AJAX (Asynchronous JavaScript and XML) is a technique for creating seamless interactive websites via an asynchronous data exchange between client and server. AJAX facilitates communication with the server or partial page updates without a traditional page refresh.

stands for Asynchronous and .

While not a technology in itself, is a term coined in 2005 by Jesse James Garrett, that described an approach to using a number of existing technologies together, including: / , , , the , , , and most importantly the XMLHttpRequest object. uses the XMLHttpRequest (abbreviated ) API to manage requests from inside the code.

What makes so useful is its asynchronous nature of data exchange. Prior to its advent, data could only be sent during the client communication phase (when the web page is first requested). This meant that all data had to either be loaded at load time or you would have to "bounce" data along via GET or POST operations (i.e., load page, change data, send data, load page, etc.). Neither loading an entire data set into the client nor reloading the base page with each GET or POST request was cheap in terms of resources. changed the web model by using JavaScript to asynchronously load data into the client.

The client opens a new XMLHttpRequest and requests a web page, just like a normal client call would. This request, however, is typically aimed at a special page that loads only data for JavaScript. As such, the data that needs to be exchanged can be limited to just what is necessary for that particular function, saving time, memory and bandwidth. Because it is asynchronous, this interaction does not have to block any other actions being done on the web page, and it lets the client/browser act more like a program with the website, exchanging data as needed without reloading any other resources.

Although the "X" in stands for , any type of data can be sent and received. (JavaScript Object Notation) has replaced as the data interchange format of choice. A major reason for this is that JavaScript natively parses , while must be parsed by a much slower and cumbersome set of client libraries. Today, with the help of new responseType objects (ArrayBuffer, Blob, etc.), you can even request binary files via XMLHttpRequest, and build much stronger and fully-featured web apps.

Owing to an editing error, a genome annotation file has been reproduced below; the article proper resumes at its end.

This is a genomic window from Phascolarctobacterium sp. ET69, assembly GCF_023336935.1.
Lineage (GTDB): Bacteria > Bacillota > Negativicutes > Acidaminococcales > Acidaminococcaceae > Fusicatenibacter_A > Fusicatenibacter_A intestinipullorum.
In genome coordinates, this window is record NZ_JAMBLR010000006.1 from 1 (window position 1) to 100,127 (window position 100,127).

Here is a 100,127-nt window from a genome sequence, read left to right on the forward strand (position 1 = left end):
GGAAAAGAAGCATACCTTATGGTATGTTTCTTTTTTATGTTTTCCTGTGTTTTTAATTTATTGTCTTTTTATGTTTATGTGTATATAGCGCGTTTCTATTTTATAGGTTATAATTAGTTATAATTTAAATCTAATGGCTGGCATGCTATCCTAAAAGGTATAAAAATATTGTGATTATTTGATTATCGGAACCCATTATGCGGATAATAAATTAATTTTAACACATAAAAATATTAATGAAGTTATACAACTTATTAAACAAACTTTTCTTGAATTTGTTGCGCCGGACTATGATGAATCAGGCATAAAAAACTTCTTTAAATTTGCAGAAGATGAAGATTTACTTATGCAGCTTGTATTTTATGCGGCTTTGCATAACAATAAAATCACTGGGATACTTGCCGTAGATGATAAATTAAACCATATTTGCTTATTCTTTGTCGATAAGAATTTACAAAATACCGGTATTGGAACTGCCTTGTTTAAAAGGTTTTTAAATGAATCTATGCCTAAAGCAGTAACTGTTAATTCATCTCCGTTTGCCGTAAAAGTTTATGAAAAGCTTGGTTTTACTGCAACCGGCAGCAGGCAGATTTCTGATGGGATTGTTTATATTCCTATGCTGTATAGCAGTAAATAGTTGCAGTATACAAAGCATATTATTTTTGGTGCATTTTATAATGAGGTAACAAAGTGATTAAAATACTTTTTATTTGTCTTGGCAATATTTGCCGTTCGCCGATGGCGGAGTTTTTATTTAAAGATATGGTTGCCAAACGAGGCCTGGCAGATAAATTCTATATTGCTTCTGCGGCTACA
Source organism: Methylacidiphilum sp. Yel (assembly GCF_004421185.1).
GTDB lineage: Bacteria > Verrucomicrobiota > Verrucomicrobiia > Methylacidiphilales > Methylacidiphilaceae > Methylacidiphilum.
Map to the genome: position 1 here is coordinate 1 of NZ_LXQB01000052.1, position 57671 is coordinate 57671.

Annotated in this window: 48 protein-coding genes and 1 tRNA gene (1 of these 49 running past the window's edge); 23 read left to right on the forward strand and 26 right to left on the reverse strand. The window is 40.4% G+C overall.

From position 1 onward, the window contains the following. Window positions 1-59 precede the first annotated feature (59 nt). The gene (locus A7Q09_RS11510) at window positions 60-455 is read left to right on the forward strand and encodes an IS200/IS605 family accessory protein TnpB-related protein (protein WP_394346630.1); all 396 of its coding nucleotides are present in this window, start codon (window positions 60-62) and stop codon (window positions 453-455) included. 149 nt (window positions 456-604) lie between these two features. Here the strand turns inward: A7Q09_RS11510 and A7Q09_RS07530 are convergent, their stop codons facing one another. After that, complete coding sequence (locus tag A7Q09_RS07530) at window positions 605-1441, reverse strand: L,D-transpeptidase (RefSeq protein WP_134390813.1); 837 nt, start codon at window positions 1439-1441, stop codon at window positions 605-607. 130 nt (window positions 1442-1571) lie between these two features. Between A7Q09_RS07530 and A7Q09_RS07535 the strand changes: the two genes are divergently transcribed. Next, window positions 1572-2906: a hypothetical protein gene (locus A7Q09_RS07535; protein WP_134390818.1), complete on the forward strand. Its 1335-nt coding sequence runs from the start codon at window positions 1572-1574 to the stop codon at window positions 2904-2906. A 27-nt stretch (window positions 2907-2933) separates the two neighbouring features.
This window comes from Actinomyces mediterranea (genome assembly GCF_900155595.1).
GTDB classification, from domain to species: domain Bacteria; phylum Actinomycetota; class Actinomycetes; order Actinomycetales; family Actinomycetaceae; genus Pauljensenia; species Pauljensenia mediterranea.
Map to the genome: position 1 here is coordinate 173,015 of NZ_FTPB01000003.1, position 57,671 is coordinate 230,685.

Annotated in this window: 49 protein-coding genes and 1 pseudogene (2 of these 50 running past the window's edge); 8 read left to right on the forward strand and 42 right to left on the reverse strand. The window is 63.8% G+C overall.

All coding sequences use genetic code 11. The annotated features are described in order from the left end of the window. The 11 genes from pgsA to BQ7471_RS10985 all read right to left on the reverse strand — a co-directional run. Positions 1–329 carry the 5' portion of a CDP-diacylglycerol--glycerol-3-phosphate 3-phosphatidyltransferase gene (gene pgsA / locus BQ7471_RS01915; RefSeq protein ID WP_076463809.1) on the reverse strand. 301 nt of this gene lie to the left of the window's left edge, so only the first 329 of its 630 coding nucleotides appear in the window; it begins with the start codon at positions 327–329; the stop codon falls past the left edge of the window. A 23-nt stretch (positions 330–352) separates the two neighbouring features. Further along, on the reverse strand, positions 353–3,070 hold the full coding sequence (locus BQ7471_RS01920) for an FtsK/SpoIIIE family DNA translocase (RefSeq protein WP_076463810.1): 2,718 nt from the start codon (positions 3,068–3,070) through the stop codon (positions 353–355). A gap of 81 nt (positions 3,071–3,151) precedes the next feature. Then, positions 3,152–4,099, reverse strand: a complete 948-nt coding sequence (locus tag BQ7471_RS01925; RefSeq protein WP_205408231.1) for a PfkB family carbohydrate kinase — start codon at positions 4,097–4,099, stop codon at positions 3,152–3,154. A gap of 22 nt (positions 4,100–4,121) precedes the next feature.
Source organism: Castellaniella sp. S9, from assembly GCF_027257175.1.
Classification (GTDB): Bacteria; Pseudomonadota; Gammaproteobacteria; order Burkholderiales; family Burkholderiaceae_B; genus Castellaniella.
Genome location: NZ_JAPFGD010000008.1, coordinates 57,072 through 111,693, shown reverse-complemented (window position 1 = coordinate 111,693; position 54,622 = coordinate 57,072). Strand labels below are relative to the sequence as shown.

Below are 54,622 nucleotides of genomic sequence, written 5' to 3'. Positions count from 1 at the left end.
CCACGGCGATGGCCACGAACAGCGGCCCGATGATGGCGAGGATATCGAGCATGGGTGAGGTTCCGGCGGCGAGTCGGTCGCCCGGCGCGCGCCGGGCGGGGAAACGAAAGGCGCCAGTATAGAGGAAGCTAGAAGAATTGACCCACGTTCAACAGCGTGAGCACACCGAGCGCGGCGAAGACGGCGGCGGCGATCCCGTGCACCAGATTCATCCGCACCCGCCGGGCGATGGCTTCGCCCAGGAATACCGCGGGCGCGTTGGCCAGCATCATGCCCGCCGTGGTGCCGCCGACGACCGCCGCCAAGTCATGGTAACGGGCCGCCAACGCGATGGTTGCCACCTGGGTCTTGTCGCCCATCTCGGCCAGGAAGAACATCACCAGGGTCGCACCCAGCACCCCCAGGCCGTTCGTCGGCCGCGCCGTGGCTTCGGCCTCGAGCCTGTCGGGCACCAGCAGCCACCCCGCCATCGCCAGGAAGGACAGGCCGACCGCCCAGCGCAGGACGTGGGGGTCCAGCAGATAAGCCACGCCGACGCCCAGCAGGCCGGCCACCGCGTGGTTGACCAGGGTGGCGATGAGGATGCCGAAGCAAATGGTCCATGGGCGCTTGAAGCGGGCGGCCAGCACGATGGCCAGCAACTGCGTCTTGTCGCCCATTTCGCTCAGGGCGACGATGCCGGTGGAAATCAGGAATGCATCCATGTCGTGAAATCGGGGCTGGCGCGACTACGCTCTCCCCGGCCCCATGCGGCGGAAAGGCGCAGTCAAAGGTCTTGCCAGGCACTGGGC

XMLHttpRequest is the main method of interacting with the server and the client; it is supported by all modern browsers. Early versions of Internet Explorer (IE 5 and 6) don't support the native API, although they do support an API which has most of the capabilities of (an example of this is new ActiveXObject("MSXML2.XMLHTTP.3.0")). It is important to note that XMLHttpRequest when used directly, must handle the communications layer and wait for the request-response to be complete. You can see this in the line if (xmlhttp.readyState == 4 && xmlhttp.status == 200) in the example below. This test is checking to make sure the request state is complete and received a valid 200 response. The reason is that this callback function will be called every time the client receives a packet from the server.

AJAX Example 1:

var xmlhttp;
if (window.XMLHttpRequest) { // code for IE7+, Firefox, Chrome, Opera, Safari
    xmlhttp = new XMLHttpRequest();
} else { // code for IE6, IE5
    xmlhttp = new ActiveXObject("Microsoft.XMLHTTP");
xmlhttp.onreadystatechange = function() {
    if (xmlhttp.readyState == 4 && xmlhttp.status == 200) {
        //stuff to do with response text (xmlhttp.responseText)
xmlhttp.open("GET", "url", true);

AJAX Example 2:

function (url, params) {
    // IE 5.5+ and every other browser
    var xhr = new(window.XMLHttpRequest || ActiveXObject)('MSXML2.XMLHTTP.3.0');

    xhr.open("POST", url, true);

    xhr.setRequestHeader("Content-type", "application/x-www-form-urlencoded; charset=UTF-8");
    xhr.setRequestHeader("Accept", "application/json");
    xhr.onreadystatechange = function () {
        if (this.readyState === 4) {
            if (this.status >= 200 && this.status < 400) {
    xhr = null;

Because this adds some complexity to , there are many libraries that will handle this interaction for you. Below is a commonly used library, and how it simplifies

jQuery AJAX Example:

    url: "url",
    context: document.body
}).done(function() {
    //stuff to do with response text

As of Chrome 42, Edge 14 and Firefox 39/52 there is a new API called fetch that drastically simplifies in browsers. There is no support for Internet Explorer. fetch is Promised based.

Fetch AJAX example:

    .then(res => res.json())
    .then(jsonData => console.log(jsonData));

fetch('/url', { method: 'POST', body: JSON.stringify({id: 1}), })
    .then(res => res.json())
    .then(jsonData => console.log(jsonData));

List of AJAX frameworks:

  1. jQuery UI
  2. MooTools
  3. Prototype
  4. YUI Library
  6. Spry framework
  7. Dojo Toolkit
  8. Ext JS
  9. Backbone.js
  10. AngularJS
  11. Unified.JS


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